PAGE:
- ISO 13997 is similar to ASTM D1790-05, except the force is measured in newtons, not grams.
Another standard, ANSI/ISEA 105 (American National Standards Institute/International Safety Equipment Association), is considered a supplemental standard. This standard assigns the guideline cut levels for U.S. protective glove manufacturers based on results from the ASTM test method, and many U.S. manufacturers use it.
ANSI/ISEA is a testing agency that rates cut resistance, and its ratings measure cut protection in a range from 0 to 5, with 0 being lowest and 5 being the highest.
Gloves with cut levels 1 and 2 are typically used in work areas with minimal cut hazards, such as routine handling of non-hazardous materials. Gloves rated 3 or 4 should typically be used in work areas where a medium cut hazard is present, such as parts with sharp edges. Gloves rated 5 are for high-risk work areas, such as when handling glass products or sheet metal. There’s a wide variety of gloves that meet key cut protection requirements, such as:
- Light Kevlar gloves can be used alone or as a liner inside of another glove for added protection.
- Heavier, ANSI/ISEA Cut Level 4 gloves offer protection for medium-hazard work areas.
- PVC-coated gloves provide workers increased grip and extended wear.
- HPPE-lined, coated-palm gloves (HPPE is similar to Dyneema) provide good grip and protection from abrasions and chemicals.
- Cut-resistant, synthetic-leather gloves with Kevlar lining offer cut resistance and a padded palm for impact resistance. Some come with PVC-reinforced knuckles or TRP-molded knuckles and fingers for additional impact resistance.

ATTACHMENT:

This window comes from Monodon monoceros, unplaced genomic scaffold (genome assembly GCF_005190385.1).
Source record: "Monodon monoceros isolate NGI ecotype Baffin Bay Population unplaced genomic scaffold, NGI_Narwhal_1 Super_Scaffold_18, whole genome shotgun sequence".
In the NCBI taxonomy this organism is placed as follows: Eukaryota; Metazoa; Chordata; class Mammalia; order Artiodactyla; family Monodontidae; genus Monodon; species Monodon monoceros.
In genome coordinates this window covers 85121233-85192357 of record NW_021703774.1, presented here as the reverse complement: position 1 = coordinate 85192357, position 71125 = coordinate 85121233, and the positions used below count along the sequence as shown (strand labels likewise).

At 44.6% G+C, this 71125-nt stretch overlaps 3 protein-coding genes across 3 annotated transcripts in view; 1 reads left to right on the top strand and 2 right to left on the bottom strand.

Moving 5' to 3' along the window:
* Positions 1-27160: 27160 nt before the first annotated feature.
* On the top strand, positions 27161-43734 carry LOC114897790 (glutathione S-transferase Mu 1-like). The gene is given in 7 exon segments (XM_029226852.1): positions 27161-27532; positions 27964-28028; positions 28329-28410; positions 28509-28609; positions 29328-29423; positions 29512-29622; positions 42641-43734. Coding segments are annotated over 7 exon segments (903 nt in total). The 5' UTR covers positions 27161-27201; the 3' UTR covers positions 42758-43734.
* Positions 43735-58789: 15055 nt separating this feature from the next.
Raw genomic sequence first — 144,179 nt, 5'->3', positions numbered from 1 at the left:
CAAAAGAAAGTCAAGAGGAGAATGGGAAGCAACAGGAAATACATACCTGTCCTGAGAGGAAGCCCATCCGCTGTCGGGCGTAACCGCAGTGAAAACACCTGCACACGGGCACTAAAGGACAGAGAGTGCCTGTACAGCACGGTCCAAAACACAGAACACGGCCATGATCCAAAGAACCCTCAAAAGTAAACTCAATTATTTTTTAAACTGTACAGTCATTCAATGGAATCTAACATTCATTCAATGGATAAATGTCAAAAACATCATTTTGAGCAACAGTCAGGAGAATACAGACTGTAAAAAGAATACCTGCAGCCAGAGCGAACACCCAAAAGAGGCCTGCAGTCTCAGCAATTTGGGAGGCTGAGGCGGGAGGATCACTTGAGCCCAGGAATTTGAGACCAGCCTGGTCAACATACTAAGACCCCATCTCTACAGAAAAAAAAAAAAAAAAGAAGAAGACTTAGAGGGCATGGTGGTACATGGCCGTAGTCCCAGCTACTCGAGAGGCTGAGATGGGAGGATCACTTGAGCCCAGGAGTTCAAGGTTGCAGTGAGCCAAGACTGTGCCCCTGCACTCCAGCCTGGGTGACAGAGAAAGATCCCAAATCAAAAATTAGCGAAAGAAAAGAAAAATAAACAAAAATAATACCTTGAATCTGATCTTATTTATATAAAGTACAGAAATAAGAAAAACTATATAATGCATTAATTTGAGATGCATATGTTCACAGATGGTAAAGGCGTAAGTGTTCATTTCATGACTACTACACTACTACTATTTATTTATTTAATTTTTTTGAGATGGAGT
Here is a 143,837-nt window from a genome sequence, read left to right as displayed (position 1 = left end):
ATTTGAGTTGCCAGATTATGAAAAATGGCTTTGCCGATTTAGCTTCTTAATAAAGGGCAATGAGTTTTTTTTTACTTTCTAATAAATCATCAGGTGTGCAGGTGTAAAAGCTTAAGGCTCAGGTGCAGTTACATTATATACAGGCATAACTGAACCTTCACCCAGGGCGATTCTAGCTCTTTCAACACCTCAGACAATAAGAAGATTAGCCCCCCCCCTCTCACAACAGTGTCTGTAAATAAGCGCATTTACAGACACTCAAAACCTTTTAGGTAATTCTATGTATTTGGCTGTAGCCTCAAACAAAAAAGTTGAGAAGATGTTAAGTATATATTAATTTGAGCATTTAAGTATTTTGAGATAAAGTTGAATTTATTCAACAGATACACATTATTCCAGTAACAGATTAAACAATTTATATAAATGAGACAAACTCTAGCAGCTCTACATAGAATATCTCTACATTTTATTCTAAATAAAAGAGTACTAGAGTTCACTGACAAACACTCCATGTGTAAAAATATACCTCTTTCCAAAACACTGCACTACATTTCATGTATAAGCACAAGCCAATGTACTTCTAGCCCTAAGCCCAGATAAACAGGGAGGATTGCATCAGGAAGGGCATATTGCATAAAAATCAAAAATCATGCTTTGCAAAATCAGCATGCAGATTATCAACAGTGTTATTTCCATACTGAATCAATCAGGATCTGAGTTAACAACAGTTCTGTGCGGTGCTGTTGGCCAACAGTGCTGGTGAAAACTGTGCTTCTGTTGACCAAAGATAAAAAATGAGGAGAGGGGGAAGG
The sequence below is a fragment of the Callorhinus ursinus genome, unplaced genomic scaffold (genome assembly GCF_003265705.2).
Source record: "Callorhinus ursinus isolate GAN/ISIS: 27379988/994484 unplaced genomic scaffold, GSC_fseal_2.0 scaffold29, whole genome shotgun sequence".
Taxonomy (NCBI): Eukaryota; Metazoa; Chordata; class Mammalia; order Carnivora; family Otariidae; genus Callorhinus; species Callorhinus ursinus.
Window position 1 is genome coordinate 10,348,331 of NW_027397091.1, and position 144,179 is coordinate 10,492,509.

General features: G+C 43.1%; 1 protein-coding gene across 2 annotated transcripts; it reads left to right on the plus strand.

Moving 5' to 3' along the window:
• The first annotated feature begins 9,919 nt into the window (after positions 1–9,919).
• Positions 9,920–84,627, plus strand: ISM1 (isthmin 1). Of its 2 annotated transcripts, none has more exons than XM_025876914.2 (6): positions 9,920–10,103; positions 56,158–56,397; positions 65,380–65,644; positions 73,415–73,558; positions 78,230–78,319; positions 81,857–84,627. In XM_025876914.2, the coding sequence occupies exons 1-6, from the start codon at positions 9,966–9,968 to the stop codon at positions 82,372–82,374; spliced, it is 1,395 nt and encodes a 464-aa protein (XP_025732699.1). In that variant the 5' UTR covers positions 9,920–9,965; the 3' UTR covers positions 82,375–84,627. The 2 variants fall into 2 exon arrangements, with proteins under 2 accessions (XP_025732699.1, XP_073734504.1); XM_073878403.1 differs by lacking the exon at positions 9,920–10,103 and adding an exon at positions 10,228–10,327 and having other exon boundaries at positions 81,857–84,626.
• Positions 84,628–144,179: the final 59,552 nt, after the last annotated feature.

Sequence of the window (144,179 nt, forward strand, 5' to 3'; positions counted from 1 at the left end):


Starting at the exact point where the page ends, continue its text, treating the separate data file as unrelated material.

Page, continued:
- High-impact, cut-resistant mechanic’s gloves, with added molded knuckles, protect hands from injury without sacrificing dexterity.
- Fingerless, padded-palm, synthetic-leather mechanic’s gloves free up workers’ fingers for highly tactile jobs, while the synthetic leather provides protection against abrasion and impact.
- Package-handler gloves with breathable synthetic leather and tacky, silicone-dotted palms and fingers provide maximum grip and durability.
- Mechanic’s gloves made of synthetic leather with a gel-padded palm for comfort offer impact and vibration resistance. They can be used for power tool, machine and heavy equipment operation.
- Winter anti-vibration mechanic’s gloves, made of synthetic leather, with a winter liner for cold weather, are appropriate for power tool, machine and heavy equipment operation.
Water-resistant synthetic leather gloves with reinforced palms offer improved grip while protecting hands from cold conditions (-15° to 5° F).
The Kryptonite for Super Gloves
While cut-resistant gloves offer impressive protection against injury, they are not impervious to wear. Like any piece of critical safety equipment, they should be inspected before each use to ensure they are not damaged and, if they are, should be securely discarded to prevent anyone from picking them up and using them. Inspection of chemical-resistant gloves should confirm that they have not absorbed the chemicals they are designed to protect against, since that could compromise their protective capability.
Cut- and chemical-resistant gloves may seem like a minor part of a safety program, but their use is critical since so many accidents occur when employees are working with their hands. When used, monitored and documented as part of PPE programs, these gloves can be a powerful tool in the ongoing effort to create and sustain truly safe workplaces.
U.S. Mine Rescue Association
“When workers won’t wear gloves,” by Gil Leverne, Jr., “Industrial Safety & Hygiene News,” February 2012.